If you are fascinated by family history and sleuthing for mysteries on your family tree, there are a number of recent books you‘ll want to read. DNA testing is transforming genealogical research and enabling individuals to find answers to family history mysteries and locate previously unknown relatives. The mapping of the human gene, begun systematically in 1990, has spurred technology and medical research and enabled the discovery of genes associated with dozens of medical conditions. The science is fascinating and sometimes beyond the comprehension of a layman. But the human stories of people who have benefitted from the advances in knowledge about our genes and chromosomes are fascinating and accessible. Two gripping recent books tell stories of two different families afflicted with mysterious illnesses which ultimately are discovered to be linked to genetic mutations unique to their families.
MERCIES IN DISGUISE
Watching their proud father suffer from a mysterious illness that gradually rendered him helpless, the sons in the Baxley family vow to find the cause of his death. A chance comment by an elderly neighbor revealed the possibility that others in the family had suffered from the same disease. Assembling a family tree they realized that the disease had struck many others in the family and would threaten themselves and their children unless they took action to identify the mutated gene responsible for the debilitating illness.
THE FAMILY GENE: A MISSION TO TURN MY DEADLY INHERITANCE INTO A HOPEFUL FUTURE
While only in her twenties, the author begins to have strange symptoms, the first of which was swelling in her legs. After years of visiting various doctors she is diagnosed with a blockage in her liver. As she investigates her family tree she begins to see that her father’s illness was like hers, an uncle was also afflicted, and her great-grandmother died with similar symptoms. Working with genetic researchers she confirms that fourteen relatives had died with the same disease caused by a brand new genetic mutation never seen before except in her family. The discovery means that the living generation of her family lives under the shadow of the same genetic illness.
Genetic genealogy uses genetic testing to discover or infer relationships between individuals. This rapidly growing field helps people identify their paternity and their more distant origins. Affordable genetic testing has been available since the early 2000s and hundreds of thousands of people have been tested with sometimes surprising results.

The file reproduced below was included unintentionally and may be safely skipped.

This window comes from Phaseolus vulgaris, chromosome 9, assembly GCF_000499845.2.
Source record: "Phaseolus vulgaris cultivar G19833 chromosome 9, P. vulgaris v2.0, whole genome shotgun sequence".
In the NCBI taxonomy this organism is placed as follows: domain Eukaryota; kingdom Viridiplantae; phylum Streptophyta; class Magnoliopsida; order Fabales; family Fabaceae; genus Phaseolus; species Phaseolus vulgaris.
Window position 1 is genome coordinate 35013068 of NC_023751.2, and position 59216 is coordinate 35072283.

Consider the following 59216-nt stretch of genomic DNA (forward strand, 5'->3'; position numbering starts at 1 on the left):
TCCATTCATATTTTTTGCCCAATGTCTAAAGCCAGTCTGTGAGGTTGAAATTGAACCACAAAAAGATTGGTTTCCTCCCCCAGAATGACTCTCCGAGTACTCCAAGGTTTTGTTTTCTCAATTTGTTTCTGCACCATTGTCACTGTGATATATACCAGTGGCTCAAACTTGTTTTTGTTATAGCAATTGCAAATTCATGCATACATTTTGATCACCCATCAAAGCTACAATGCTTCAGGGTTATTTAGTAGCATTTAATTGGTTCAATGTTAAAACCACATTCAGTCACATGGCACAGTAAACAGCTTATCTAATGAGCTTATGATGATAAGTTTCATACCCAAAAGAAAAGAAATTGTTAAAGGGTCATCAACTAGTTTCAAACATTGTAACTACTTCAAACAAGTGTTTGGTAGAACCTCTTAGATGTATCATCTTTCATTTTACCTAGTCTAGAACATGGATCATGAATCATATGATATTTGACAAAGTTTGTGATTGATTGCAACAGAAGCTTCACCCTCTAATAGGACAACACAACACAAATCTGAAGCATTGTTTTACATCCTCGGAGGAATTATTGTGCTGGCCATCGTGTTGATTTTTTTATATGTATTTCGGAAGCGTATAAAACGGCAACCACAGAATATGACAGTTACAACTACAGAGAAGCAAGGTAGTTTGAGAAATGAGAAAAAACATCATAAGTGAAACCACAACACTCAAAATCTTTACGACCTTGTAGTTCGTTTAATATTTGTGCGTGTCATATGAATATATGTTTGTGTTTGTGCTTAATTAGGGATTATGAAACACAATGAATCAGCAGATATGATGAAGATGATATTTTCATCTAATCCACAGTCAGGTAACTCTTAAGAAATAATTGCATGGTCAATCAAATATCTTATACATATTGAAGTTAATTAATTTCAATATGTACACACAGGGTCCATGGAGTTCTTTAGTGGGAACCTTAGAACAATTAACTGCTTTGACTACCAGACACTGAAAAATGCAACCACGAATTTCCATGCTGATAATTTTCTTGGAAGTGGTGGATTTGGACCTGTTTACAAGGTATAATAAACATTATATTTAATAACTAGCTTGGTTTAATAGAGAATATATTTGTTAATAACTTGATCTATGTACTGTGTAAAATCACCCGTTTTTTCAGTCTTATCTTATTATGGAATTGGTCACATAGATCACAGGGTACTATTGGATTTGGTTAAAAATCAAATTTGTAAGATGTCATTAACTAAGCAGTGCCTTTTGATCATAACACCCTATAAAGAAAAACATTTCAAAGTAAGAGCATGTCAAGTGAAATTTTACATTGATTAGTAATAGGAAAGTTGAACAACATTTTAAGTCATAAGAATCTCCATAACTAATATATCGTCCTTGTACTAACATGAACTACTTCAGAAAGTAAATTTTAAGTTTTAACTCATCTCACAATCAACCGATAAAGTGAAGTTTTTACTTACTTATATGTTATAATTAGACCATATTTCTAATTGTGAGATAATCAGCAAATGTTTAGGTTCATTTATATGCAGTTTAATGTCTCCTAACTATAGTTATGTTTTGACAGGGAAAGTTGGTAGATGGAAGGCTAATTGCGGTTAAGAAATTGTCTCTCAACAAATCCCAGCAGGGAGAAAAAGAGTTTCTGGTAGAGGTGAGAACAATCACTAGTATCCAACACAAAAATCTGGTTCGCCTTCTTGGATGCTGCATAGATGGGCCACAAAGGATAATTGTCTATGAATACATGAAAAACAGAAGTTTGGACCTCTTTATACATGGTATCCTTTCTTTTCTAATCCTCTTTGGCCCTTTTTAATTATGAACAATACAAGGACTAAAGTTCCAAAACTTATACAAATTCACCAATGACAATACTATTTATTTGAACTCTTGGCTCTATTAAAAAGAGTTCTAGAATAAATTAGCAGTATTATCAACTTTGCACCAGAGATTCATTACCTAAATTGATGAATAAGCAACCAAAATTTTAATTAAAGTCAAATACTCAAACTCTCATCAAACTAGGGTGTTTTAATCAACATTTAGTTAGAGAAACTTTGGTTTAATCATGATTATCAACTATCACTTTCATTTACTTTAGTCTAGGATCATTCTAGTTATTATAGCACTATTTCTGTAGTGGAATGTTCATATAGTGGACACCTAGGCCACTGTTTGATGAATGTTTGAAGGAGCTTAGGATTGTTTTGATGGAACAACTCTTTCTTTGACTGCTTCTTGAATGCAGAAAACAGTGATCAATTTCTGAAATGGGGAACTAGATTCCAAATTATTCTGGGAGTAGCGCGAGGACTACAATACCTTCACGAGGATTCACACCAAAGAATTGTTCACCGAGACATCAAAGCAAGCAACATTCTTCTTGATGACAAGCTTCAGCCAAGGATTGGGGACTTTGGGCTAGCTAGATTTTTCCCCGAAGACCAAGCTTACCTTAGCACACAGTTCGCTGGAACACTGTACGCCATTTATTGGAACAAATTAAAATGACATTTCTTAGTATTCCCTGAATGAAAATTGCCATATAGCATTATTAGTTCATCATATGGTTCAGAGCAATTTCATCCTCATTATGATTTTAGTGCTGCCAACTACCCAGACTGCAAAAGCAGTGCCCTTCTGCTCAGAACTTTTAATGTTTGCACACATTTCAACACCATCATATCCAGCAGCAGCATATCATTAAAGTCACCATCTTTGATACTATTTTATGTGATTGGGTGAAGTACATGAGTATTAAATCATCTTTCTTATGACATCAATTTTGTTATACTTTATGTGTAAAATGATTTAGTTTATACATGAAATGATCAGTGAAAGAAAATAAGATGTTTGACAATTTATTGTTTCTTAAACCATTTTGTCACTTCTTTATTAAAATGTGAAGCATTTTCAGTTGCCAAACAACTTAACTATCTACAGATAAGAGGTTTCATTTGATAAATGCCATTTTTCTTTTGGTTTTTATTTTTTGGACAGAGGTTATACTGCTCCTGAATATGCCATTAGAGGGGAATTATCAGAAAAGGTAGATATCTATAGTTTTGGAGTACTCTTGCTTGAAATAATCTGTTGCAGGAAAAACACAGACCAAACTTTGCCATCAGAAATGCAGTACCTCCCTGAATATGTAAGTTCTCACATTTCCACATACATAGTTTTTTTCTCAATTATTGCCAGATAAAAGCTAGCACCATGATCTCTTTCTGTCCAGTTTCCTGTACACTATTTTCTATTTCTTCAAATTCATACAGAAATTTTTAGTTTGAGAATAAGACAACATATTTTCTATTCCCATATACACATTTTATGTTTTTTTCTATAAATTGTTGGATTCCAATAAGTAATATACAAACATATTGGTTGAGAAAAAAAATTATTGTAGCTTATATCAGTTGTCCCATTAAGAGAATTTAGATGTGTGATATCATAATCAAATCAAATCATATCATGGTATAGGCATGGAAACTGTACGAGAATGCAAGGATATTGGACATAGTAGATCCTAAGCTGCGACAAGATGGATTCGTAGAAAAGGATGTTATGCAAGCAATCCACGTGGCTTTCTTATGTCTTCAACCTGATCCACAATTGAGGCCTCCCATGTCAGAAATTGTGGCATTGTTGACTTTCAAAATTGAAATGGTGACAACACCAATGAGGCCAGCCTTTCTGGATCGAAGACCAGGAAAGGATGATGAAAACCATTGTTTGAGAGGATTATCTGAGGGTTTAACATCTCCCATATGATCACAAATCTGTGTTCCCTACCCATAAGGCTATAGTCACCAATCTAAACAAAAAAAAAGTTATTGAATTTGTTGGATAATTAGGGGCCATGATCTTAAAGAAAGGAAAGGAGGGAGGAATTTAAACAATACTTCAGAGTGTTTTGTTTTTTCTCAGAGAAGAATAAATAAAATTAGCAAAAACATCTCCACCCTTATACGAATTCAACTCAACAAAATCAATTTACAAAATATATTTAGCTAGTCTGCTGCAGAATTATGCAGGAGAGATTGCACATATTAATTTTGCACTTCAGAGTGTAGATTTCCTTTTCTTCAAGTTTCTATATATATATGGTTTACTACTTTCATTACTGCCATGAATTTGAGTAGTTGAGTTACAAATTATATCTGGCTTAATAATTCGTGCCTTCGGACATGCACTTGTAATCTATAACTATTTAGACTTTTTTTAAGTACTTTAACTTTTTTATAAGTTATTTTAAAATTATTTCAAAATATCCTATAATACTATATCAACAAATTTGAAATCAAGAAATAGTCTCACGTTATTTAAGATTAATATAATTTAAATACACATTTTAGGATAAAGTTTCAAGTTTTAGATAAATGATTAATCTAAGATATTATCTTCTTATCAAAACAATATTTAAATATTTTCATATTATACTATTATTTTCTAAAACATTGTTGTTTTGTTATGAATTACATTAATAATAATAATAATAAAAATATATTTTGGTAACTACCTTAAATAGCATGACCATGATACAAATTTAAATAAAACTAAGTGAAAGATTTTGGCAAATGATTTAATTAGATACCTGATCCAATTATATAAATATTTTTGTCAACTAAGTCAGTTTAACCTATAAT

THE STRANGER IN MY GENES: A MEMOIR
Bill Griffeth is a successful financial journalist on CNBC and has also been a passionate genealogy hobbyist since 2003. A cousin who was also interested in genealogy persuaded him to have a DNA test so that the two of them could compare results in order to learn more about their family history. The DNA results were a shock because they revealed that the two cousins were not related – in other words, the man who raised Griffeth and whose genealogical lines Griffeth had spent years researching was not his biological father. Bill Griffeth has presented at genealogy clubs and historical societies many times over the years but never had his belief that “genealogy is the pursuit of truth” been challenged in such a personal way. This book narrates the fallout from the genetic genealogy discovery of his true biological heritage.
If you are interested in the more technical and scientific details of gene mapping and genetic genealogy, there are two highly recommended resources you can find at Provo Library.
THE FAMILY TREE GUIDE TO DNA TESTING AND GENETIC GENEALOGY
Blaine T. Bettinger
The Family Tree guide describes in clear language what DNA testing is, how it is used in genealogy and who the major companies are that do genetic testing. Once you have results from your DNA testing, the book also helps you understand how to interpret the results.
THE GENE: AN INTIMATE HISTORY
Siddartha Mukherjee won the Pulitzer Prize for his previous book about cancer, THE EMPEROR OF ALL MALADIES. Set against the backdrop of his own extended family’s history of inherited mental illness, his beautiful writing about genetics begins with the time that genes were first theorized and conceptualized and traces developments in genetics to the present when we can directly manipulate the human genome.